Moving Beyond the Conflict Setting: Disrelation

  • Jan PospisilEmail author
Part of the Rethinking Peace and Conflict Studies book series (RCS)


Relating people is a fundamental paradigm in all approaches of conflict resolution. The narrative of inclusive peace argues that peace process outcomes would be the more successful, the more parties, stakeholders, communities and social groups are participating in the process. In contrast, the everyday of peace processes shows that not everybody wants to be included and not everything should be related. While happening infrequently and usually on a small scale, practices of disrelation—in the sense of opting out from the perspective of one unified polity—may occur: either actively, by peace communities looking for a disengagement from violent conflict and related processes, or passively, by conflict parties agreeing on leaving territories and communities out of violent contestation. Related practices of relative disrelation exist as well, such as the often internationally guaranteed so-called safety zones or local peace processes, which are disconnected from a national peace process. These practices offer considerable options for pragmatic transitions by disentangling the conflict setting. However, it is hardly ever possible to replicate or scale-up these efforts.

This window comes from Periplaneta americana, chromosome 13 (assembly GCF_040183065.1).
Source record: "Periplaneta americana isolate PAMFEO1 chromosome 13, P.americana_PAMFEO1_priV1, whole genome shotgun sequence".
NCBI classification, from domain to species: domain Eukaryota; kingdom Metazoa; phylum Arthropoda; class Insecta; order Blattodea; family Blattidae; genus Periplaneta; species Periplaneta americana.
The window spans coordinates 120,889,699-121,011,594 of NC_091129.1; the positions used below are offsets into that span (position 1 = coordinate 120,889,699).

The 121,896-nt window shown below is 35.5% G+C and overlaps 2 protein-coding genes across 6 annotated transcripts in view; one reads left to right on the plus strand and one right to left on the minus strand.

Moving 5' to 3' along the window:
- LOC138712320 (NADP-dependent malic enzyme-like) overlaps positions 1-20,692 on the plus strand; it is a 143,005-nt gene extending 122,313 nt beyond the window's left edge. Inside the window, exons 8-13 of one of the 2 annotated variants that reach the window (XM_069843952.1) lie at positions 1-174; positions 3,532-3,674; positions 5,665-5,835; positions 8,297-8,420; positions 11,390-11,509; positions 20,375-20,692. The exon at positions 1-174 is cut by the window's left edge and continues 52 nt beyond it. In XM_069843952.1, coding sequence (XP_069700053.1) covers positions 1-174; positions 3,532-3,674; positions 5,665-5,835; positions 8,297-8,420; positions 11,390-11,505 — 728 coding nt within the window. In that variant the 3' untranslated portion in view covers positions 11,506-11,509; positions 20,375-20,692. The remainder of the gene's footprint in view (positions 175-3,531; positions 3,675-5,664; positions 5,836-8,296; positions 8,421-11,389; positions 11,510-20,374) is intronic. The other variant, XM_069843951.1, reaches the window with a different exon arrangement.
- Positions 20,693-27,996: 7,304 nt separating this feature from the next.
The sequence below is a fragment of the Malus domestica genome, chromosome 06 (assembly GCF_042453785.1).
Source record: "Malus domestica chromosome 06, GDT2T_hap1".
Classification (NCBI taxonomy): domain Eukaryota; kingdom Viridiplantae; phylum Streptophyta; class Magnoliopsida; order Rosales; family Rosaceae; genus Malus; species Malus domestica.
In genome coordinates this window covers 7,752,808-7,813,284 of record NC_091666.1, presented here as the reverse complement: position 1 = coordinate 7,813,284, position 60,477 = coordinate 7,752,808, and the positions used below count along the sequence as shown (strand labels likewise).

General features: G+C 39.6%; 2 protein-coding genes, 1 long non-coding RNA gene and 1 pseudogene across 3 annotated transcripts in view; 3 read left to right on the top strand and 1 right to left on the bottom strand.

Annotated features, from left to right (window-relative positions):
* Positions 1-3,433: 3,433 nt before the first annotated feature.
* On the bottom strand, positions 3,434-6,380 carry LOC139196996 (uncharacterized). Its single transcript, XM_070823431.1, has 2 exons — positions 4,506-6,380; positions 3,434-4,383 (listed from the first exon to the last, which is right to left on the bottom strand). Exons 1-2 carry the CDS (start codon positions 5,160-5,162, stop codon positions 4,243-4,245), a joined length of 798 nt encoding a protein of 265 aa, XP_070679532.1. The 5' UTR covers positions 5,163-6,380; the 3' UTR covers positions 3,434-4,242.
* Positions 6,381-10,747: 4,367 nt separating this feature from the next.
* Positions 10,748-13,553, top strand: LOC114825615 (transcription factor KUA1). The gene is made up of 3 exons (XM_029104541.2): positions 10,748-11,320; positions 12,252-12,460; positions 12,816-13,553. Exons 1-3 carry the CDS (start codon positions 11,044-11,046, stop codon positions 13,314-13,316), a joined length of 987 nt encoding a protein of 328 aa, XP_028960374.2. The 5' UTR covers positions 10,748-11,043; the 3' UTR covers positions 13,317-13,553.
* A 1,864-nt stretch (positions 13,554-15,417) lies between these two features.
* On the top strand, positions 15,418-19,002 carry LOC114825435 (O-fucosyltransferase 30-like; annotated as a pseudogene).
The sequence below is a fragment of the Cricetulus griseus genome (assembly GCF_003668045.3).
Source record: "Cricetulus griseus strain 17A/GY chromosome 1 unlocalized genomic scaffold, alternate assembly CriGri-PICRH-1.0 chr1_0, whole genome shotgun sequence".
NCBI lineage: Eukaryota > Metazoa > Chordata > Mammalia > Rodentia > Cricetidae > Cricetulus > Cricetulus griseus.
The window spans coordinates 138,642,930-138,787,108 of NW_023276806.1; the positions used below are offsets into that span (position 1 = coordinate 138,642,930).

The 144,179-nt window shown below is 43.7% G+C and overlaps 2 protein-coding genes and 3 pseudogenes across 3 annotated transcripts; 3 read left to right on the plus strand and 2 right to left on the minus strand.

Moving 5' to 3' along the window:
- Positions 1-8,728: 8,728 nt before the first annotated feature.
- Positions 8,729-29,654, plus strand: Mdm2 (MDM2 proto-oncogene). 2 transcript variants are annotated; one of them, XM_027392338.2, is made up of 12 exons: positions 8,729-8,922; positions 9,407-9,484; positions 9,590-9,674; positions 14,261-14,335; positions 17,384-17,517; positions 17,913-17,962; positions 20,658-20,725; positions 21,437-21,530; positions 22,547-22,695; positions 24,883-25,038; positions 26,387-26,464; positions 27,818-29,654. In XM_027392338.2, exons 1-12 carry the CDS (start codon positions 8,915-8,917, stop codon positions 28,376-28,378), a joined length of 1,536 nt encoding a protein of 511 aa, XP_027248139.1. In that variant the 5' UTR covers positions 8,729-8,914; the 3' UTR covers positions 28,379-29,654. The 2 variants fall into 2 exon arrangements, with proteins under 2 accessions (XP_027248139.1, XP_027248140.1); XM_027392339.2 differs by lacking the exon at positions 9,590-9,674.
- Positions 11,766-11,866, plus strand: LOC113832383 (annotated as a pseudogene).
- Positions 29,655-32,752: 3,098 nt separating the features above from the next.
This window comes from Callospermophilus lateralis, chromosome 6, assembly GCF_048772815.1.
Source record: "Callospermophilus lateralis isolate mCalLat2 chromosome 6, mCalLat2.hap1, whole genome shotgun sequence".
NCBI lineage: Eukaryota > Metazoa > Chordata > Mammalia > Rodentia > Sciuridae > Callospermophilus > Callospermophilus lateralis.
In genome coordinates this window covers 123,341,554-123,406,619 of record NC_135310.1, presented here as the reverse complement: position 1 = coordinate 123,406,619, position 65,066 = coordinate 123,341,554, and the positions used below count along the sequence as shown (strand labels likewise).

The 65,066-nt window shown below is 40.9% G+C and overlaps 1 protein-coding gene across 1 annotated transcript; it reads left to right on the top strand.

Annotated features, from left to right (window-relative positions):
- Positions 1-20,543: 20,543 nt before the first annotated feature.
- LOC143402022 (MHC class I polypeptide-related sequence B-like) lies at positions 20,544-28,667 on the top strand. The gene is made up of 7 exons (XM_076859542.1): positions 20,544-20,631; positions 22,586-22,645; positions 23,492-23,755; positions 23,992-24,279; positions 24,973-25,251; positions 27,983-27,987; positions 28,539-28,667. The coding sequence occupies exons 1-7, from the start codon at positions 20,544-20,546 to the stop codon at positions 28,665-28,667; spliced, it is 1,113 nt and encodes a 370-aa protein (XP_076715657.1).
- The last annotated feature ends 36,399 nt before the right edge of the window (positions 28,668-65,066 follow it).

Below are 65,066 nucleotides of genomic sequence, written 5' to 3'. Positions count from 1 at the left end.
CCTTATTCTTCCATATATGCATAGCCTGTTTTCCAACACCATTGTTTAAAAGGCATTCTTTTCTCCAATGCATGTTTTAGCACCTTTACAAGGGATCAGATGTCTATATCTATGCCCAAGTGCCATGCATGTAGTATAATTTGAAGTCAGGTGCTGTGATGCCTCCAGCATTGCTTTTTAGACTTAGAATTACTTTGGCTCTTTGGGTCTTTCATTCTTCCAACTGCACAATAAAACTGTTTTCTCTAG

Peace processes Disrelation Safety zones Peace communities Local peace processes Syria Colombia South Sudan 


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Copyright information

© The Author(s) 2019

Authors and Affiliations

  1. 1.ASPR—Austrian Study Centre for Peace and Conflict ResolutionViennaAustria

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